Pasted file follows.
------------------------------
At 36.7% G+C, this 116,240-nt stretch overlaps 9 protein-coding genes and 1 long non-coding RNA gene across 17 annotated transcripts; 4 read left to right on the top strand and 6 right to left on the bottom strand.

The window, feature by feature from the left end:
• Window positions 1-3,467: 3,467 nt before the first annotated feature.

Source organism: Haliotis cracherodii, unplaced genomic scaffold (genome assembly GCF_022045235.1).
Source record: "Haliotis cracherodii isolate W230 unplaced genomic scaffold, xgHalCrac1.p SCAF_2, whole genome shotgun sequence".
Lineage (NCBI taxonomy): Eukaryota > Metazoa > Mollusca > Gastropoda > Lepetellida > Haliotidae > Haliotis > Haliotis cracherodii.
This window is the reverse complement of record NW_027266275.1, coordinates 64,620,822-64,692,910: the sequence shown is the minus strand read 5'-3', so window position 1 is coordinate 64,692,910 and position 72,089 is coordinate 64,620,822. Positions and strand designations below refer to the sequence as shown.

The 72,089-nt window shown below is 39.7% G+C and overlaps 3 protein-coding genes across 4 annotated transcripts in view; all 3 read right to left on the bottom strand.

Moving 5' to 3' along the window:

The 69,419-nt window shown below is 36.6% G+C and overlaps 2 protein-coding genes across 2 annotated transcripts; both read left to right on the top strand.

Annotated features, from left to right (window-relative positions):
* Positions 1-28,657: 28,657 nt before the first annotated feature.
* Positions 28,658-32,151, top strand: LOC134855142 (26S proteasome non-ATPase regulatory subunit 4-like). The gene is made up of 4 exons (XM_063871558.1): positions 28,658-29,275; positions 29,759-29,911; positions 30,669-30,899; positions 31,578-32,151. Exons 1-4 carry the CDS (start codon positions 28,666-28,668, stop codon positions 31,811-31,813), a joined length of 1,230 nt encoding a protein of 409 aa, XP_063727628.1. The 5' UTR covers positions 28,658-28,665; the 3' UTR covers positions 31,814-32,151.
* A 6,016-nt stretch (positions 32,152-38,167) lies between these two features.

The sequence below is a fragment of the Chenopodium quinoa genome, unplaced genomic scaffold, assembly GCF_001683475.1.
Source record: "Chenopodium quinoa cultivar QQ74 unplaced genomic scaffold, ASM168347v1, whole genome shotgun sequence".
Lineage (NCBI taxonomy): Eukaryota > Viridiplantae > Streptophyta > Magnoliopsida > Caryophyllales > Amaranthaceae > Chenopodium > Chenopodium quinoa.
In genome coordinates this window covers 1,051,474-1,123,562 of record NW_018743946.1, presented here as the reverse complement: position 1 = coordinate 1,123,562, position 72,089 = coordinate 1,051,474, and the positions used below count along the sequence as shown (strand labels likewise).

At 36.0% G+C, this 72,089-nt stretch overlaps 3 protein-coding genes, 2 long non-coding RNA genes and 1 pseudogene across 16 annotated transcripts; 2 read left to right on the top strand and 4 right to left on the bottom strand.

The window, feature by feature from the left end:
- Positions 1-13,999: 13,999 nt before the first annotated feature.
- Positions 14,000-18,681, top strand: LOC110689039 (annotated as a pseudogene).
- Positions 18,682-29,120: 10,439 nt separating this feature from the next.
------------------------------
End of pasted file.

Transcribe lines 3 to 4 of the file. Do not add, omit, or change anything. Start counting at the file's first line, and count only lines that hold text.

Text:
• Window positions 1-3,467: 3,467 nt before the first annotated feature.

Source organism: Haliotis cracherodii, unplaced genomic scaffold (genome assembly GCF_022045235.1).